Before you sidedress your corn, we recommend doing the Vermont Pre-Sidedress Nitrate Test (PSNT). The PSNT measures nitrate, the main form of nitrogen (N) taken up by plants and an indicator of N available to the crop for the remainder of the season. The PSNT should be taken right before you sidedress, so you can identify if there is enough, too much or too little soil-nitrate for the crop to reach your yield goals. Applying too much fertilizer wastes money and can lead to environmental damage by nitrate leaching into waterways. Applying too little can decrease yields.
How to Use the PSNT
Sample fields when corn plants are 8 to 12 inches tall, taking 15 to 20 soil cores per field at a depth of 12 inches. Avoid sampling close to where you had banded fertilizer near the row. Take the samples in a zig-zag pattern all over the field so you get a good representation of the area. Do not specifically choose ‘nice’ or ‘bad’ spots – be random. Mix the soil cores together in a clean plastic bucket and place a few handfuls of the soil in a paper bag. For more tips on how to soil sample, check out this link from the UVM Agricultural and Environmental Testing Lab.
When in the field, keep the samples cool in the shade or in a cooler. The main reason to keep the samples cool is to prevent microbes that are active at warmer temperatures from further breaking down organic nitrogen, which would give you less accurate test results. Ideally, get the sample immediately to the laboratory for analysis. If this is not possible, dry the sample by spreading out the soil on a paper bag in the sun so it dries quickly. Or, put the sample in a glass dish in a very low temperature oven, less than 150 degrees Fahrenheit until dry (2 to 4 hours should be fine). If drying is not possible, put your samples in the refrigerator.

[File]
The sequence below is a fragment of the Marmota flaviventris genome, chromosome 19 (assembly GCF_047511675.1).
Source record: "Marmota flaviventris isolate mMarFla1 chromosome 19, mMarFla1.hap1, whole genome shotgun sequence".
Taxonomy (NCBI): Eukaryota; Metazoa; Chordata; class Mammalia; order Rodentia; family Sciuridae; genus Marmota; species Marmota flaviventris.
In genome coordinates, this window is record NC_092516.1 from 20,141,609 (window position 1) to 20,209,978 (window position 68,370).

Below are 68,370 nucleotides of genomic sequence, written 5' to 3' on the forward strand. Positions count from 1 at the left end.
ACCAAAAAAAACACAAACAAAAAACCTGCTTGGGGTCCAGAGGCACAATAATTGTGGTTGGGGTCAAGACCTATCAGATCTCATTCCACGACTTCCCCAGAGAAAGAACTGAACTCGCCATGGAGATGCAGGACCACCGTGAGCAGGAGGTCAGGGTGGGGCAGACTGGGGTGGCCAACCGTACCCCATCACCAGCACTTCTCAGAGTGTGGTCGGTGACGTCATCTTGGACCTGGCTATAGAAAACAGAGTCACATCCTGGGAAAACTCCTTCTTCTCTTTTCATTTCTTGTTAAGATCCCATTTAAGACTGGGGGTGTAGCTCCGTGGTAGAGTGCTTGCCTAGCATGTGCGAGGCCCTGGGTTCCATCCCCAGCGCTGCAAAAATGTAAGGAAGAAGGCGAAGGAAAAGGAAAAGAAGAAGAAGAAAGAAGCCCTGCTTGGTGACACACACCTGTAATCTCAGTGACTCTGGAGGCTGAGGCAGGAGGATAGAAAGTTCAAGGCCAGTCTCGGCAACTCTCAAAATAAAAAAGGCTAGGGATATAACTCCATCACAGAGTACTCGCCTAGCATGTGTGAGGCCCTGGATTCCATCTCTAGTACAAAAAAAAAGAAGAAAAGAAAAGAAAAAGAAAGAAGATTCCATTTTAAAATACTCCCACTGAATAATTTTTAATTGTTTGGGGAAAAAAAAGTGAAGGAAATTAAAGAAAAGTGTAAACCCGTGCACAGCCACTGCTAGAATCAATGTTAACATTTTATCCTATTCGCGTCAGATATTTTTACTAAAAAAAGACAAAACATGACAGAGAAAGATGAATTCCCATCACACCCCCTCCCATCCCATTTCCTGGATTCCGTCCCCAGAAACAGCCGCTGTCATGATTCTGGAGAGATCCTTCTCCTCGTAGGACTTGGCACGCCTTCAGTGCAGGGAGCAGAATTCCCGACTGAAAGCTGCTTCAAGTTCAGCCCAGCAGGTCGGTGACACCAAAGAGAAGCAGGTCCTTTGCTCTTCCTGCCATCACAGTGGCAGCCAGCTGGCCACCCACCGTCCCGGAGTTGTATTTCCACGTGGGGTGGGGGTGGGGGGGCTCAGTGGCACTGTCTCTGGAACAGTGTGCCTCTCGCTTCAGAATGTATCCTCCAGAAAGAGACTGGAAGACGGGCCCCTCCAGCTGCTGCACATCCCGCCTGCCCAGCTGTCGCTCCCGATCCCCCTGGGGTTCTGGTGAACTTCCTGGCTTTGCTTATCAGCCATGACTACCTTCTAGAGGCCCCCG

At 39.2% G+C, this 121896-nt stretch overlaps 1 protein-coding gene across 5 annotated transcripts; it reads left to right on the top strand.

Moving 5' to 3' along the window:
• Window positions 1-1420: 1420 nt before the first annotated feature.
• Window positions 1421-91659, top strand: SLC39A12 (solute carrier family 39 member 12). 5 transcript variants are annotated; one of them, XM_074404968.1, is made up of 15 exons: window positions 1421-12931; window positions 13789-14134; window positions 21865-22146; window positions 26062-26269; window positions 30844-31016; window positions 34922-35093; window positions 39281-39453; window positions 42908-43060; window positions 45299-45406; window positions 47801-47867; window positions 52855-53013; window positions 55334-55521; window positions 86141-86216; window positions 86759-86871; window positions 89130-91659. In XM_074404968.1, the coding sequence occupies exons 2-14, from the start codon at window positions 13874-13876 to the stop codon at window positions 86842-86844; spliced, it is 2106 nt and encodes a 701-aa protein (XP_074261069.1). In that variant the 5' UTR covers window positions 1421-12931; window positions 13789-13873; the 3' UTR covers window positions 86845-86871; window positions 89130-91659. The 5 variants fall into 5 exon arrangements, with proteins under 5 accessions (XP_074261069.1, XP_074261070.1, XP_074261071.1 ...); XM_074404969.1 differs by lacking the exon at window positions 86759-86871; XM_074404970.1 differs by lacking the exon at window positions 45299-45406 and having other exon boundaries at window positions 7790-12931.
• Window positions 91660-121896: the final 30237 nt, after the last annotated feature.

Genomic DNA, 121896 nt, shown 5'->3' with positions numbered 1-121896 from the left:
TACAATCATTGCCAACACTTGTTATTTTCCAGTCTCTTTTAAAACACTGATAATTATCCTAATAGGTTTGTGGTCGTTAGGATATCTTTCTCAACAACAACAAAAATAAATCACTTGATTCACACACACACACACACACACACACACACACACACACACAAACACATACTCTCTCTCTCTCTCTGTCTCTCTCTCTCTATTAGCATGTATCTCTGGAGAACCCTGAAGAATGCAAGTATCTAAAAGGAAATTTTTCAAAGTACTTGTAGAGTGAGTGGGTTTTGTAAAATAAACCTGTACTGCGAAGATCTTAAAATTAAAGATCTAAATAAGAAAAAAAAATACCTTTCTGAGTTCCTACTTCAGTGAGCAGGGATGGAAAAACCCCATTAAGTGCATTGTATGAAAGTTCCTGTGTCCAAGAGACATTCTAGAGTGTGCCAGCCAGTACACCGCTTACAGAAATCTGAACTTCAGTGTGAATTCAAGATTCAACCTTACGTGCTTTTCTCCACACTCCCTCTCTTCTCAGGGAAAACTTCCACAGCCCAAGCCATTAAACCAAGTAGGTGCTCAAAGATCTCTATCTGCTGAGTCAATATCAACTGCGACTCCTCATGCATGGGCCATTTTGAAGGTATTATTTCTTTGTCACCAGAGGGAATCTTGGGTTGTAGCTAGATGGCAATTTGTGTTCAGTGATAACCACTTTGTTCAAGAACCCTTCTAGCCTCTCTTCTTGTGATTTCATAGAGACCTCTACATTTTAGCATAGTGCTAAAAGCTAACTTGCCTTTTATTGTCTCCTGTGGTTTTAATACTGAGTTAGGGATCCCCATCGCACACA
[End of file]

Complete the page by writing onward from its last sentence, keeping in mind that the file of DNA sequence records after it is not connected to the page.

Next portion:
See below for a helpful chart to interpret your PSNT results. If the PSNT is 25 ppm or higher, there is little or no yield increase from applying more nitrogen (Jokela, 2008). The chart comes from the extension publication, Nutrient Recommendations for Field Crops in Vermont, where you can find more information on soil and nutrient management.